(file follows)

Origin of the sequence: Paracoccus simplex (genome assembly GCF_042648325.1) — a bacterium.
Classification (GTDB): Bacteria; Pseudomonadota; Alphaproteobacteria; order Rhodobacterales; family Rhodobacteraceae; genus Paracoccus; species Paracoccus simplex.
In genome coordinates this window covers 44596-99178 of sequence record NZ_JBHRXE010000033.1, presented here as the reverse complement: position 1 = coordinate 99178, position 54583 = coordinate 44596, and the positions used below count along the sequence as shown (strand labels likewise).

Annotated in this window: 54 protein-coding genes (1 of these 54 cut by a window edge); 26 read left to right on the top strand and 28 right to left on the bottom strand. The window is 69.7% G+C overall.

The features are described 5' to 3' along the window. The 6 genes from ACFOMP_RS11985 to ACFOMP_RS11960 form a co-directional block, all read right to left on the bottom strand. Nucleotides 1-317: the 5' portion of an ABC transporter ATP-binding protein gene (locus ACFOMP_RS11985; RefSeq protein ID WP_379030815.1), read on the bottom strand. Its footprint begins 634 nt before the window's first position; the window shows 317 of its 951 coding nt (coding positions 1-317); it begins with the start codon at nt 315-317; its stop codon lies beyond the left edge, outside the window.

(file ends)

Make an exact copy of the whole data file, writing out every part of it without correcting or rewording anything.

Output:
Origin of the sequence: Paracoccus simplex (genome assembly GCF_042648325.1) — a bacterium.
Classification (GTDB): Bacteria; Pseudomonadota; Alphaproteobacteria; order Rhodobacterales; family Rhodobacteraceae; genus Paracoccus; species Paracoccus simplex.
In genome coordinates this window covers 44596-99178 of sequence record NZ_JBHRXE010000033.1, presented here as the reverse complement: position 1 = coordinate 99178, position 54583 = coordinate 44596, and the positions used below count along the sequence as shown (strand labels likewise).

Annotated in this window: 54 protein-coding genes (1 of these 54 cut by a window edge); 26 read left to right on the top strand and 28 right to left on the bottom strand. The window is 69.7% G+C overall.

The features are described 5' to 3' along the window. The 6 genes from ACFOMP_RS11985 to ACFOMP_RS11960 form a co-directional block, all read right to left on the bottom strand. Nucleotides 1-317: the 5' portion of an ABC transporter ATP-binding protein gene (locus ACFOMP_RS11985; RefSeq protein ID WP_379030815.1), read on the bottom strand. Its footprint begins 634 nt before the window's first position; the window shows 317 of its 951 coding nt (coding positions 1-317); it begins with the start codon at nt 315-317; its stop codon lies beyond the left edge, outside the window.